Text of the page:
Claesson went on to say that the incident was a “military matter.”
According to the Swedish daily newspaper Aftonbaldet, the Danish Defense Forces released the first pictures of the gas leaks from the Nord Stream pipeline system close to the exclusive economic zone southeast of Bornholm island.
The Baltic Sea appears to have a lot of gas bubbles on its surface in the early photographs.
More pictures of one of the leaks are shown here.
The Danish Defense Forces detected another leak on the surface water that was 1 kilometer in diameter.
This is an extremely large leak.
Several EU representatives believe the pipelines were sabotaged.
According to remarks from Foreign Minister Ann Linde, the Swedish government met with other public authorities to discuss crisis management in light of the damage to the Nord Stream pipeline system.
According to Linde, Sweden and Denmark may talk about the damaged pipeline later today.
As some European officials suspect the NS pipeline system was compromised, Denmark is stepping up security around all energy assets.
As some European officials now suspect sabotage, the mystery of what damaged three lines of the Nord Stream gas-pipeline system beneath the Baltic Sea to Europe deepens.
Nord Stream AG, the operator of the NS pipeline system, published a statement Tuesday that read, “the destruction that happened within one day at three lines of the Nord Stream pipeline system is unprecedented … and impossible now to estimate the timeframe for restoring operations of the gas shipment infrastructure.”
On Monday, the NS2 gas pipeline and two NS1 lines reported fast pressure decreases, and Swedish and Danish officials recorded gas leaks in the Baltic Sea in the exclusive economic zone southeast of Bornholm island.
A more detailed look at the incident scene.
Pressure decreases in the NS gas-pipeline system could be the most telling clue that NS1 flows may not return this winter. Germany and neighboring countries are looking into the situation. NS2 has no influence on EU flows because the contentious idled conduit was never active when German Chancellor Olaf Scholz cancelled it following Russia’s invasion of Ukraine earlier this year.
The president of Germany’s energy network regulator, Klaus Mueller, stated that the market remained “tense,” but that Germany and the EU are no longer reliant on NS supply.
Nord Stream AG has released an outage notification that will remain in effect until October 26, while the German economy ministry has stated that it is investigating the matter.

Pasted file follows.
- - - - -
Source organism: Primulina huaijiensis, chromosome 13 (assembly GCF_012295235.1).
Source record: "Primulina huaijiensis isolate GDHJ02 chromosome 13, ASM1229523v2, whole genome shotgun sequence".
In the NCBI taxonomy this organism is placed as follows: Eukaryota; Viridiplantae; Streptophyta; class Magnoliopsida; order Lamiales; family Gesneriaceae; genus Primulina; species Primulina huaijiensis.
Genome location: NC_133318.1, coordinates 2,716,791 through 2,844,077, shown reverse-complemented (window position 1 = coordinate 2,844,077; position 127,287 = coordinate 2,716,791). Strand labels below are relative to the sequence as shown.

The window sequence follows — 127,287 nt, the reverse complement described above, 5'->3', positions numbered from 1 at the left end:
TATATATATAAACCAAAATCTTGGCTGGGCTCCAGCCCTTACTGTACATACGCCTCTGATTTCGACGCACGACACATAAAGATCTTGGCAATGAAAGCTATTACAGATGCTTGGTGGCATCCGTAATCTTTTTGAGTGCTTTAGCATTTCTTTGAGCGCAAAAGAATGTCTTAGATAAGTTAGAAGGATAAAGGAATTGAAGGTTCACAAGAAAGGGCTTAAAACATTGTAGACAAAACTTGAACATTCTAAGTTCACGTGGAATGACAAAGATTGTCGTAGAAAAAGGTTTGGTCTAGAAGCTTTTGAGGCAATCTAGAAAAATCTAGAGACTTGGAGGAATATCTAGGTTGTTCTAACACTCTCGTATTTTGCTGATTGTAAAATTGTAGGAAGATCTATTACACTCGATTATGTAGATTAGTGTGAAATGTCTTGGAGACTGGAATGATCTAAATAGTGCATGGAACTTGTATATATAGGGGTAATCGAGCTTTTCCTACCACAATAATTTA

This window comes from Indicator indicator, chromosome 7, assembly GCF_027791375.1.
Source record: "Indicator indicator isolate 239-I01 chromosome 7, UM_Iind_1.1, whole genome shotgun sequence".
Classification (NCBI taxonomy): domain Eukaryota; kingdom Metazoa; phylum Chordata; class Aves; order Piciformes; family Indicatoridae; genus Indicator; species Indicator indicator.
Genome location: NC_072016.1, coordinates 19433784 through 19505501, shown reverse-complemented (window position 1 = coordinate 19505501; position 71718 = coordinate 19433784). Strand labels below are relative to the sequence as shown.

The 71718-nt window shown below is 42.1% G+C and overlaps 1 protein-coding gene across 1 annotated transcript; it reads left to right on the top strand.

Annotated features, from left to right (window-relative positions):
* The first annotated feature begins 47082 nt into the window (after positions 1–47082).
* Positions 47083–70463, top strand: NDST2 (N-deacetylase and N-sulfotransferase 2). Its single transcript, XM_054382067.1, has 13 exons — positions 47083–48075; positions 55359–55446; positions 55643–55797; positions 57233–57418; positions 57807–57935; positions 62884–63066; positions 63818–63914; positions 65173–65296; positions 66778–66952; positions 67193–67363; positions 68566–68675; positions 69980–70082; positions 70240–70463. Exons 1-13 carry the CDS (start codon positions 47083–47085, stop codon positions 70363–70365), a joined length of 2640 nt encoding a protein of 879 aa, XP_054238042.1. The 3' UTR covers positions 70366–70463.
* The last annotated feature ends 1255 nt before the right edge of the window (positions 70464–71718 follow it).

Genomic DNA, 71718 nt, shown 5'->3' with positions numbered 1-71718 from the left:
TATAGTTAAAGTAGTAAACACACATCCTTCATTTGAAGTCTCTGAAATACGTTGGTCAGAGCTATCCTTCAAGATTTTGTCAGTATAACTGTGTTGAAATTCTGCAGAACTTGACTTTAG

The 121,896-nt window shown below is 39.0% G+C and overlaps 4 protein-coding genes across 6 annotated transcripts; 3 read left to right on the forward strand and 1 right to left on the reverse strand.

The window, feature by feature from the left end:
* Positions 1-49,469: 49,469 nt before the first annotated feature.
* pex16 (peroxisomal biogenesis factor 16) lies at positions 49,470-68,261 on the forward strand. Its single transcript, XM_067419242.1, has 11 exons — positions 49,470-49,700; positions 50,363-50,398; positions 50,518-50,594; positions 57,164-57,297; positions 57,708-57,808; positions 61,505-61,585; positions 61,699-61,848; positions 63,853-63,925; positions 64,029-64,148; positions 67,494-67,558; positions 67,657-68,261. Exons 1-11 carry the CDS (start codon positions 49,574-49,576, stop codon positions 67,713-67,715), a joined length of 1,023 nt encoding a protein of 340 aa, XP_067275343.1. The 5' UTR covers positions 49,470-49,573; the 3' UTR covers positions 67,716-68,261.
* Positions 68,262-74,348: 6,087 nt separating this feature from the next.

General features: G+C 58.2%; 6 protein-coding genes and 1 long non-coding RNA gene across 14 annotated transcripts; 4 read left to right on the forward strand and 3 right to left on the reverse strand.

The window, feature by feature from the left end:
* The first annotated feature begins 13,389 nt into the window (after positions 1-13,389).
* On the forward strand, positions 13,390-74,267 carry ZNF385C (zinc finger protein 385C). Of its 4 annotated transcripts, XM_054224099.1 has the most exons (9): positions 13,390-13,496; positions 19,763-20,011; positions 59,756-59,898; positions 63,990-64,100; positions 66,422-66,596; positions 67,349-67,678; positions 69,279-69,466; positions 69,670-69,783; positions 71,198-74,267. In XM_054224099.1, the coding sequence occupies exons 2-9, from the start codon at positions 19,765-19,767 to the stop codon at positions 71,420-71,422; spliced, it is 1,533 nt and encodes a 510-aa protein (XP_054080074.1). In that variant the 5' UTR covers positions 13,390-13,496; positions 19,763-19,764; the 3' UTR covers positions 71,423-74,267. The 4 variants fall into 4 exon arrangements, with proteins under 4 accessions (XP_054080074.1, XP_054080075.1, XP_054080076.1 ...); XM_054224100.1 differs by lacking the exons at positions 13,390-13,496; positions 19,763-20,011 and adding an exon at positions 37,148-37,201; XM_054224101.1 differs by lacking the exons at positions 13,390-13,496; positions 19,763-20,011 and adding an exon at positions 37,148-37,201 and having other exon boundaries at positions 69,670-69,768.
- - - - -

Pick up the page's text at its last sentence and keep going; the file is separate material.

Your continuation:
On Tuesday morning, the European benchmark, Dutch front-month gas, was up nearly 10% at 190.50 euros per megawatt-hour.
The concurrent drop in pressure of the NS lines indicates that certain market participants may be on the lookout for any signs of sabotage.
Mette Frederiksen, Denmark’s Prime Minister, stated it was difficult to believe the NS gas leaks were the result of a “coincidence.”
According to Reuters, Frederiksen could not exclude out sabotage during a visit to Poland, but she claimed it was too early to make any conclusions.
According to a German security officer, the NS damage appears to be the consequence of “sabotage.”
According to the German daily Tagesspiegel, “the Nord Stream pipelines may have been damaged by targeted attacks and leaked as a result.”
According to a government source reported in the publication, “everything speaks against a coincidence.”
Another German publication, Die Welt, reported that the timeframe of the NS damage suggested sabotage and was improbable to be a coincidence.
Reporters questioned Kremlin spokesperson Dmitry Peskov about the possibility of sabotage in the NS system. “It is impossible to exclude any options.” he replied.
As reported by the Danish national daily newspaper Berlingske, which cited the Danish Energy Authority, there seems to be no abrupt end to the gas leak from NS pipes.
The energy authority said, “a lot of gas is coming out, so it is not a small crack, it’s a really big hole. Nord Stream leaks can be a deliberate act, but it can also be something else, it’s just extremely rare that something like this happens.”